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 Hello all, I have a question for you. I want to know which horse breed is best for trail riding?

 one which would be a smooth rider. dont need a speed horse just a nice easy going one.

  oh and good for a novice. Thanks

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My vote would be for a gaited horse.   I like TWH and Spotted Saddle Horses.  Not all are smooth riding.  Get one that is smooth and will ride alone too.  Sometimes, it is nice to ride solo.  Be sure to ask what bit the horse is used to and make sure your saddle fits the horse too.  I like a horse that doesn't have a hard mouth and will respond with light pressure on the bit.  Most of my friends have too many horses.  There are lots of good ones out there so don't settle for one your aren't comfortable with.

Hi Brian - I'm not any expert on gaited horses but TWH have a Walk that is very lumbering. Unless you get them up into the running walk and faster, that walk can be felt through your whole body. For a novice the speed of their gait can be to much. Take a look at the Missouri Foxtrotter. They have a very normal walk, a running walk and then their Foxtrot which can be as slow or fast as you want to go. Going out alone is a must. Being able to tie them and have them stand calmly or even just stay without being tied. For a novice you need a horse that has been well trained - and they aren't usually the free ones. A good trail horse will go where you ask him to go. They will have learned how to come down a steep hill, that is learned from doing it, and when the horse knows how to take a steep hill it isn't as scary for a novice and a trail horse that won't cross water isn't a trail horse. Also don't let anyone tell you that their 3 year old has miles of trail under him and ok for a novice. You would want an older horse, 10 and up, that has been there and done that. Also be sure that the owners of the horse you are looking at, will take you out on a trail on the horse. Riding around the pasture or arena at the barn shows you nothing. Out on the trail you can see if you can turn and leave the people you are with or how the horse reacts when the other horses walk away and you ask it to stay. Good luck........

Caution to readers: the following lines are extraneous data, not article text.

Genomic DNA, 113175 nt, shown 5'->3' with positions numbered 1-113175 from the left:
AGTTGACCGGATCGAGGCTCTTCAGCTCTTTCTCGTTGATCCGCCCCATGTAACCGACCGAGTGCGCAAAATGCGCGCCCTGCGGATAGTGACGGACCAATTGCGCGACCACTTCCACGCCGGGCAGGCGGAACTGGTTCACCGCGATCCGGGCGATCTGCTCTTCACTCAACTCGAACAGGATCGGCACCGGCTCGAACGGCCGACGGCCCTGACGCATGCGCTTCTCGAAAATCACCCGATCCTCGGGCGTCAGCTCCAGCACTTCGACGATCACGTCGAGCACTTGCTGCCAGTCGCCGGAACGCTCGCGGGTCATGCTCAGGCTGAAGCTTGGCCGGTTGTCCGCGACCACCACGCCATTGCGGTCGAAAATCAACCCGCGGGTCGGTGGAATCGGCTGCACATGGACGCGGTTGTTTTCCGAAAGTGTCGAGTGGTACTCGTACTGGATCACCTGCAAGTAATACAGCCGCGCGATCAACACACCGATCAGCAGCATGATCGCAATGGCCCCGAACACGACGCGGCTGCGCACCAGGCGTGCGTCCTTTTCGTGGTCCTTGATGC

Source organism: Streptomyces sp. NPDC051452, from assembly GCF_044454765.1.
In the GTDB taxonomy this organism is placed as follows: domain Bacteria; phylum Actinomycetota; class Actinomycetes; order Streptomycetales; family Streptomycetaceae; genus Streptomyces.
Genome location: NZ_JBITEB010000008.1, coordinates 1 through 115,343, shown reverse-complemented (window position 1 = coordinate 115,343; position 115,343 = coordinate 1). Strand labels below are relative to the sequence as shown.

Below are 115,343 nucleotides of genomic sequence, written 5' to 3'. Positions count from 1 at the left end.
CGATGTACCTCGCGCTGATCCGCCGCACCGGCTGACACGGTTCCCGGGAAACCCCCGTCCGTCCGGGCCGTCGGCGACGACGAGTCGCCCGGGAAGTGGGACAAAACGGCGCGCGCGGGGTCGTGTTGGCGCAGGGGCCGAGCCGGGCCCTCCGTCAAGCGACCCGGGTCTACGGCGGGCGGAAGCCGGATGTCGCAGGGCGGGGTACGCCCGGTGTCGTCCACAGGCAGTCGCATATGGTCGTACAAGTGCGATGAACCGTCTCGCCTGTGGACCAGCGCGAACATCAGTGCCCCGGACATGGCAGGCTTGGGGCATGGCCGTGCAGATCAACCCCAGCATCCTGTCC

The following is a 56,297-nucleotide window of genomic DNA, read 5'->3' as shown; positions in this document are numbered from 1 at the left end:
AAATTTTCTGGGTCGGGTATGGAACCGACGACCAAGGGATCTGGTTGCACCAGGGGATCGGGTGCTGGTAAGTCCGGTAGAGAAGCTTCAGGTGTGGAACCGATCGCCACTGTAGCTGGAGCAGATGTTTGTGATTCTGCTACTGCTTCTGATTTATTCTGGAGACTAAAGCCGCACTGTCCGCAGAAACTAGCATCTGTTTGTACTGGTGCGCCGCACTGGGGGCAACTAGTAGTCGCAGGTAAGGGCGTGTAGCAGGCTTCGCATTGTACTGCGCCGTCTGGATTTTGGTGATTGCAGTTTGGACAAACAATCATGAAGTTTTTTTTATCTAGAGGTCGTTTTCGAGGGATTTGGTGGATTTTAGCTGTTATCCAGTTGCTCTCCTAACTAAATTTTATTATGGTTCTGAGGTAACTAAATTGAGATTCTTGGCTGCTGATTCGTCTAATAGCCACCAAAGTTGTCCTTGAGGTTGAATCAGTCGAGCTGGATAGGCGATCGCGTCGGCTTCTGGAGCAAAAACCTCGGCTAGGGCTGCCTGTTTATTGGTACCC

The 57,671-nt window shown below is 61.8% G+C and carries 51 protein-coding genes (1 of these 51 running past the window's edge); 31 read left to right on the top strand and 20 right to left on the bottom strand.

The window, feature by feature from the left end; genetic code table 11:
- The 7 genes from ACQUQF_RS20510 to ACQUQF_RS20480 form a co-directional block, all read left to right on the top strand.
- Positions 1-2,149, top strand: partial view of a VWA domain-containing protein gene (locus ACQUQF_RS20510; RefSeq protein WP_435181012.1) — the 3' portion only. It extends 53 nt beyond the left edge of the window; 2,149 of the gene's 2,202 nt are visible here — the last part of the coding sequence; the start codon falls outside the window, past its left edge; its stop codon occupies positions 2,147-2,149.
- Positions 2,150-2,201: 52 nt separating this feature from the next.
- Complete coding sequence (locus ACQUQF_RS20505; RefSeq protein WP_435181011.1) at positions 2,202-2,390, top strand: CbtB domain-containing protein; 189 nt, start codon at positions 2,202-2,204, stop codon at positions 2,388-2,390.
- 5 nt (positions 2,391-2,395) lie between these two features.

Dawn

I agree with Dawn's advice on everything except for the statement that "TWH have a walk that is very lumbering".   Not all horses of a particular breed walk or gait the same.  All four of my Spotted Saddle horses ride different, yet are very comfortable.  Most of my friends ride TWH and I see a wide variance in their gaits.   Get a fellow horse riding person to go with you if you can.  The right horse will give you a whole new world of enjoyment that is hard to put into words.
I would prefer a TN walking horse to a spotted saddle horse.  Most of the spotted saddle horses do not gait properly and tend to be pacey.  I have ridden walking horses extensively on trails and some are a bit smoother than others, the same can be said for any gaited breed.  I would not recommend foxtrotters.  Basically you just need to have the person who is going to be doing the riding find a horse that suits them and is safe, but I prefer a TN walking horse over all the others.
Interesting, why wouldn't you recommend foxtrotters?
Yes, why not a Foxtrotter?
Jeanne - Sorry, I'm not speaking of the gaiting of the TWH. I am talking about how they just walk. They do large strides even at a walk. This is how they are bred for a long stride. When they are gaiting it is fine but if you are just trying to walk it is felt.

Here's my take, thought about this post for a few hrs, even so my answer will probably not be comprehensive. 

IMO Novice rider = need BTDT horse.  If a horse is 3yo and BTDT I have to question how the horse would stand up in future, has it been ridden too hard, too much, too young?  I dunno, something to evaluate.  Normally I wouldn't recommend a young horse and a novice rider.  I'd recommend an older BTDT horse, one past his "teen years" that a 3yo may display, one that's calm and unflappable and can take the poor position and riding skills a novice tends to display.  How old?  dunno that age either!  Some recommend 10 yo, others 15.  It really does depend on the horse and the rider and how they play together.